Guterres’s comments were the latest in a chorus of concern and condemnation over Khashoggi’s disappearance from UN officials and independent UN human rights experts.
Over the last few days, statements regarding the Khashoggi disappearance had been released by the offices of UN human rights chief Michelle Bachelet, the Chair of the UN Working Group on Enforced Disappearances, Bernard Duhaime, and the Chair of the UN Working Group on Business and Human Rights, Dante Pesce.
Earlier, White House Spokesperson Sarah Sanders said in a statement that Washington acknowledged Saudi Arabia’s announcement and was “closely” following the developments.
“We will continue to closely follow the international investigations into this tragic incident and advocate for justice that is timely, transparent, and in accordance with all due process.
“We are saddened to hear confirmation of Mr Khashoggi’s death, and we offer our deepest condolences to his family, fiancee, and friends,” Sanders said.
U.S. President Donald Trump at Luke Air Force Base in Arizona that Saudi Arabia’s explanation for how Khashoggi was killed was credible, adding that what happened at the consulate is “unacceptable”.
Trump said Khashoggi’s death was a “horrible event” that has not gone “unnoticed” but noted that the announcement on the circumstances of the journalist’s death was a “good first step”.
“Saudi Arabia has been a great ally, but what happened is unacceptable,” Trump said, adding he prefers that any sanctions against Riyadh does not include cancelling big defence orders.
The Saudi government said it arrested 18 Saudis as a result of the initial investigation and fired five top officials, including Crown Prince Mohammed bin Salman’s adviser Saud al-Qahtani and deputy intelligence chief Maj.-Gen. Ahmed al-Assiri.
Khashoggi, a critic of Saudi Crown Prince Mohammed bin Salman, went missing on Oct. 2 after entering the consulate in Istanbul to obtain documents needed for his upcoming marriage.
Saudi officials had previously denied Khashoggi had been killed and dismembered inside the diplomatic facility, insisting the journalist left the consulate before disappearing.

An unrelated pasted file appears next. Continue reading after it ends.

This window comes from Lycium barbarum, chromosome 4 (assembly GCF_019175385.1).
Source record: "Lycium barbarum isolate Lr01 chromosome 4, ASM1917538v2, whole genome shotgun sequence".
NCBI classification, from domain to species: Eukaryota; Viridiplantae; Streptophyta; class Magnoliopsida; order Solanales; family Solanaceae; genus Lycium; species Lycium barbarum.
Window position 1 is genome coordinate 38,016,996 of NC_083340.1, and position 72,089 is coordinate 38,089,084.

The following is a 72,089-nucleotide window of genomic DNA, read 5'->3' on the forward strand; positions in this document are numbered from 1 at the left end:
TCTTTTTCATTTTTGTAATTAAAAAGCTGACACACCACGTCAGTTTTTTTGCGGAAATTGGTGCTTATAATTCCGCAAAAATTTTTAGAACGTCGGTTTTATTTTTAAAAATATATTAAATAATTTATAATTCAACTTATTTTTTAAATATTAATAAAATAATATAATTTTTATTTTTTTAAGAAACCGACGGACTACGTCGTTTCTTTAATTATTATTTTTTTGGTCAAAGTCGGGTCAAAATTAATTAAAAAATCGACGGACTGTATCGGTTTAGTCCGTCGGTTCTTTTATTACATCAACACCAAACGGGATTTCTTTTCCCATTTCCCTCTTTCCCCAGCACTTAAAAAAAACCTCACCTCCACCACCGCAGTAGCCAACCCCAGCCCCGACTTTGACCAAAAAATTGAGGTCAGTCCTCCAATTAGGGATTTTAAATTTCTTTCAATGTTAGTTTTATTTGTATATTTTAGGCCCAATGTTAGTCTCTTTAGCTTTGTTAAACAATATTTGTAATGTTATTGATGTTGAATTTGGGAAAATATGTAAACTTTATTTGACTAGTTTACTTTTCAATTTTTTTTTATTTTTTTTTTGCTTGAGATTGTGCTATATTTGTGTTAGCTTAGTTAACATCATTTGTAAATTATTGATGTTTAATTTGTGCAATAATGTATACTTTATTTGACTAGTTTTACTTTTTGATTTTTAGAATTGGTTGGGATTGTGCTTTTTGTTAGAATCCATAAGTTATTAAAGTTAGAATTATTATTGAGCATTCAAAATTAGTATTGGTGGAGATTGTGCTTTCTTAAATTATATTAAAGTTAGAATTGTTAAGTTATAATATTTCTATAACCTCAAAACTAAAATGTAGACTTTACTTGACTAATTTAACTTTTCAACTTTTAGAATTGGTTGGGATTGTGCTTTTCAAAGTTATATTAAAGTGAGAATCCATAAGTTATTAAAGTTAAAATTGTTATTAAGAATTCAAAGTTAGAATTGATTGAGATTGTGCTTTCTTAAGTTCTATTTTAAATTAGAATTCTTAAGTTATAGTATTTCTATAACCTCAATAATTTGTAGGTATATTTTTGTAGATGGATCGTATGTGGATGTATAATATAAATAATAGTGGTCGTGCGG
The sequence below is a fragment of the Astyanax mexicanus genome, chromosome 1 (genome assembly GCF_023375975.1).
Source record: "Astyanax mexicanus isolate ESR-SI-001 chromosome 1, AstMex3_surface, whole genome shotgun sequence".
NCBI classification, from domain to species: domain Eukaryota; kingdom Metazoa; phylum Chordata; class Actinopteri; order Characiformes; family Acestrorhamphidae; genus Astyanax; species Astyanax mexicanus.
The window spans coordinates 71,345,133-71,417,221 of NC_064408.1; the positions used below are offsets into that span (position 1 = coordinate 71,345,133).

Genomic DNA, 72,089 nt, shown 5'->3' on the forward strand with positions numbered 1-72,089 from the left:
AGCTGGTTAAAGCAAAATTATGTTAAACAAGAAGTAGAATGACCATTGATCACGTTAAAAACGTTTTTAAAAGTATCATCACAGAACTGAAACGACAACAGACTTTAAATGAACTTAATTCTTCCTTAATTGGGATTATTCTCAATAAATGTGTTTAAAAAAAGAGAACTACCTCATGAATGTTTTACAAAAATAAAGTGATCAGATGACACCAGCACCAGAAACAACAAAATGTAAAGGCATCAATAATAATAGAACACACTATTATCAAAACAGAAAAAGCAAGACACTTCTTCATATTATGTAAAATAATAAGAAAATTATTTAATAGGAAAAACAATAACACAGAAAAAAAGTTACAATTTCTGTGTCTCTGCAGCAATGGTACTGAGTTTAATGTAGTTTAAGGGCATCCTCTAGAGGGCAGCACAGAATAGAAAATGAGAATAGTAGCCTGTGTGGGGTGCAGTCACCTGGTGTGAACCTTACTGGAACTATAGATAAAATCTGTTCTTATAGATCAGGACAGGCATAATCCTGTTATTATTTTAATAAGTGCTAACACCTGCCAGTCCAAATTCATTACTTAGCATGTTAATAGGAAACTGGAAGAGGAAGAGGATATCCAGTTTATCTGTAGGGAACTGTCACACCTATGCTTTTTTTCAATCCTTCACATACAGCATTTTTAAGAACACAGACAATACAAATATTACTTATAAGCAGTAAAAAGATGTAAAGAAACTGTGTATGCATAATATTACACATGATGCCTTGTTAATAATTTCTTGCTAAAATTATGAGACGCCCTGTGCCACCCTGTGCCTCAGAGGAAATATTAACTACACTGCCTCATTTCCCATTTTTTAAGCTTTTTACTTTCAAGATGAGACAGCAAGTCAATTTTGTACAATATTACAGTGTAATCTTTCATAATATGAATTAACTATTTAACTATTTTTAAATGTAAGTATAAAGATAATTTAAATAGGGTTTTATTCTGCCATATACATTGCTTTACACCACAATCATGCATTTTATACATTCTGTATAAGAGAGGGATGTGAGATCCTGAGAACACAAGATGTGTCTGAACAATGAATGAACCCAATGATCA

The public prosecutor last Thursday named the head of the negotiating team sent to repatriate him as the one who ordered his killing adding that the whereabouts of Mr Khashoggi’s body is still unknown.
The public prosecutor said he was seeking the death penalty for five out of 11 suspects charged with the murder of Mr Khashoggi.
He said 11 out of 21 suspects had been indicted and that their cases would be referred to court, while the investigation with the remaining suspects would continue in order to determine their role in the crime.
Mr Khashoggi, a critic of Saudi policy, was killed in the country’s Istanbul consulate in Turkey on October 2.
He was killed after a struggle by a lethal injection dose and his body was dismembered and taken out of the building, Mr Shaalan told reporters in Riyadh.
Riyadh had offered numerous contradictory explanations for Khashoggi’s disappearance before saying he was killed in a rogue operation.
The case sparked global outcry, opened the kingdom to possible international sanctions and tarnished the image of Crown Prince Mohammed bin Salman.
Turkish officials had accused Prince Mohammed of ordering the murder while President Erdogan said the killing was ordered at the “highest levels” of the Saudi government.
U.S. President Donald Trump had suggested ultimate responsibility lay with the prince as de facto ruler.
A travel ban had been imposed on a top aide to the crown prince, Saud al-Qahtani, while investigations continued over his role, Mr Shaalan said.
He said Mr Qahtani had met the team ordered to repatriate Mr Kashoggi ahead of their journey to Istanbul to brief them on the journalist’s activities.
Mr Qahtani has already been fired from the royal court.
Turkey says it has a recording related to the killing which it has shared with Western allies.
President Tayyip Erdogan said the recordings are “appalling” and shocked a Saudi intelligence officer who listened to them.